Chattanooga's radio legend "Luther" profiled in national AP stor - WRCBtv.com | Chattanooga News, Weather & Sports

Chattanooga's radio legend "Luther" profiled in national AP story

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Luther Masingill sits in his recording studio between his microphone and his typewriter, which he uses to type up manuscripts at WDEF. Photo by Jake Daniels/Times Free Press Luther Masingill sits in his recording studio between his microphone and his typewriter, which he uses to type up manuscripts at WDEF. Photo by Jake Daniels/Times Free Press

CHATTANOOGA (WRCB)- Local radio legend Luther Masingill, a fixture on WDEF radio since 1940, has been profiled in a national Associated Press story, picked up Monday by broadcasters, newspapers and websites across the country.  Last month, he was featured on the CBS Evening News and CBS Sunday Morning, and will soon be inducted into the National Radio Hall of Fame.  Here is the AP story, written by Randall Dickerson of the AP's Nashville bureau:

NASHVILLE, Tenn. (AP) — Luther Masingill became beloved by using the power of radio to help people find lost dogs, and his work has earned him a top industry honor.

He has spent 72 years on Chattanooga radio, working for the same station. The 90-year-old man is so well-known most listeners just call him Luther.

Luther still remembers the first time he reunited a listener and a lost dog. It was early in his career. A man had found a dog, but didn't have a place to keep the animal so he was eager to locate the owner. Then, a woman called.

"Very anxious, very much upset," he said of the woman. "She wanted to find the dog before her children got home from school."

He connected the two.

"Here's somebody who's so upset and why not help her if I can," Luther said.

The impulse has guided his career in a city that has reinvented itself from heavy industry to a tourist destination as the Hamilton County population grew from 180,000 to more than 336,000 people.

Luther began working in radio at age 17. A man who was about to air a new station heard him speak and asked him to audition. That man was Joe Engel and his new project was WDEF.

"They handed me some copy, I did a few commercials," Luther said. "There was a little piece of news copy."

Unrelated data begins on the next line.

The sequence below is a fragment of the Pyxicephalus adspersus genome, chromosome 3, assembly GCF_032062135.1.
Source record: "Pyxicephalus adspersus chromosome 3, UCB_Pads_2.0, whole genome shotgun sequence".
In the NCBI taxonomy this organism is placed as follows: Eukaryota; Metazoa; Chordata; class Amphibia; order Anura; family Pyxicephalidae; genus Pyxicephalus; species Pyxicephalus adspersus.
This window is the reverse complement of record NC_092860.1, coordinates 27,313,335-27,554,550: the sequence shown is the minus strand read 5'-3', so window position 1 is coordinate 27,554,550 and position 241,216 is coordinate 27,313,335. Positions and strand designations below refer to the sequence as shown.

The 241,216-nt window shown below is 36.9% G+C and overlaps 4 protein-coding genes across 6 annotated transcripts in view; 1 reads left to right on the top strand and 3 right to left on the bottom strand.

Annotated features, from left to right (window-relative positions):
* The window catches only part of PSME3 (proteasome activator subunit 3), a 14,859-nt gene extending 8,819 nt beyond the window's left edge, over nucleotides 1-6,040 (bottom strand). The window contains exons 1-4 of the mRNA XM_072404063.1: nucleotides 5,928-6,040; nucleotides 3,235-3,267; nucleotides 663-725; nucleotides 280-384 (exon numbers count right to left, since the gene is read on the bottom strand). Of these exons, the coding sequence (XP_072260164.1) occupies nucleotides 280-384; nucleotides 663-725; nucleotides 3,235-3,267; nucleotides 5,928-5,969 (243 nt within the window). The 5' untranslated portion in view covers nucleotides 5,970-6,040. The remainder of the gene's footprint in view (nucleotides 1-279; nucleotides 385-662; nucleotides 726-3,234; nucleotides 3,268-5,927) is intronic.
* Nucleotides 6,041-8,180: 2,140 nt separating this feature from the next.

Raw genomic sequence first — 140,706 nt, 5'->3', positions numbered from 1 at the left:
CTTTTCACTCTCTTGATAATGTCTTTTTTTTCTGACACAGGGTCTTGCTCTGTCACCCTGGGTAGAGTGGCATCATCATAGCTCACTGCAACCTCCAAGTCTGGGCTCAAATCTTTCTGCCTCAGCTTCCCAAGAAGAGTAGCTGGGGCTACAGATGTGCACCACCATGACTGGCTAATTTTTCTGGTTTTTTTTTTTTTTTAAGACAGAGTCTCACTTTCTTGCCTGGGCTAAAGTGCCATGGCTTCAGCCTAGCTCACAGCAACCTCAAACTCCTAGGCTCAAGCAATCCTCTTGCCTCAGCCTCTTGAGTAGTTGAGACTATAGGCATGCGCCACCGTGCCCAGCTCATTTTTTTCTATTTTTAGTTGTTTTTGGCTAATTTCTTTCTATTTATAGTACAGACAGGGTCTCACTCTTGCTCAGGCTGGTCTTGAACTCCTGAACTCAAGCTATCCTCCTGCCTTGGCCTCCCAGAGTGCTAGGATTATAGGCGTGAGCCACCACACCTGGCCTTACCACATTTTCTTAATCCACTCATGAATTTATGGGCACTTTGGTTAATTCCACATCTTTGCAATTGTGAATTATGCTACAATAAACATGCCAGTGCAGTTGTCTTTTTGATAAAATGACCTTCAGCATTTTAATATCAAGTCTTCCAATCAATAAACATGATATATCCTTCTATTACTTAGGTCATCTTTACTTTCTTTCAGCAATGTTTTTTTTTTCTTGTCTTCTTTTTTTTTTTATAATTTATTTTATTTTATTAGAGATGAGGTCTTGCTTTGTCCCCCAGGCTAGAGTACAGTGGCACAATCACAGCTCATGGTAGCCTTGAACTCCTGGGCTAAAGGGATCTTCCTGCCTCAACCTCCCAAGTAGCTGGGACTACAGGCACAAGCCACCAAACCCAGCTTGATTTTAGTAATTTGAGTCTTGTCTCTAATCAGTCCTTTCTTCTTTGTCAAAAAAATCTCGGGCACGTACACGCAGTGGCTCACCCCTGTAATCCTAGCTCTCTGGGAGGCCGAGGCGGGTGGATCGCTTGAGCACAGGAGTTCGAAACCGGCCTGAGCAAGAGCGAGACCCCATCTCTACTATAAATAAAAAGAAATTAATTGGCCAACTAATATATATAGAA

Luther thought he was auditioning to answer the telephone. He was delighted when he was offered a part-time "cub announcer" position for a princely $15 per week.

"To me, yeah I thought I was rich," he said.

Seven decades later, Luther is still co-hosting the morning show. The station added an FM component on 92.3 MHz. He's on twice an hour, mostly announcing community events. Luther has also been on WDEF-TV since its inception in 1954, reaching viewers in Tennessee, Georgia and Alabama.

His lost dog fame has expanded.

These days, the information comes over email and fax, as well as the phone.

On the station's website there is "Luther's Page," which features separate searches for dogs and cats — missing and found and other pets.

"It's become dogs, cats, horses, mules, and once a small alligator," Luther said.

Lanier Chapman has been on the other end of one of those calls. The co-owner of a dry cleaner shop on Signal Mountain finally called Luther two weeks after his German short-haired pointer disappeared last spring. Chapman got his dog back the same day.

"He's just a good guy," Chapman said. "Nine out of 10 times he stops in here on a Saturday, he's been over at the church trimming grass or doing something to help."

Luther said he often runs into people who thank him for helping them find their dog, sometimes 20 years ago.

Now, fame has found Luther. The Tennessee Radio Hall of Fame included him in its initial class of inductees this spring. Luther is also among only seven professionals who will be inducted into the National Radio Hall of Fame in Chicago on Nov. 10 at the Museum of Broadcast Communications.

Bruce DuMont, chairman of the hall, said Luther was chosen as "a true pioneer" in a local radio market.

"I don't think anyone exemplifies that better than Luther," DuMont said.

Over the years, offers have come from New York, Chicago and Los Angeles. Luther has always said no thanks.

"I love the city," Luther said of Chattanooga. "It's just the right size for me."

And retirement? Luther figures his exit from the airwaves will be fate's decision, not his.

"An ailment will hit me that will keep me from driving or keep me from speaking distinctly," he said in well-rounded tones.

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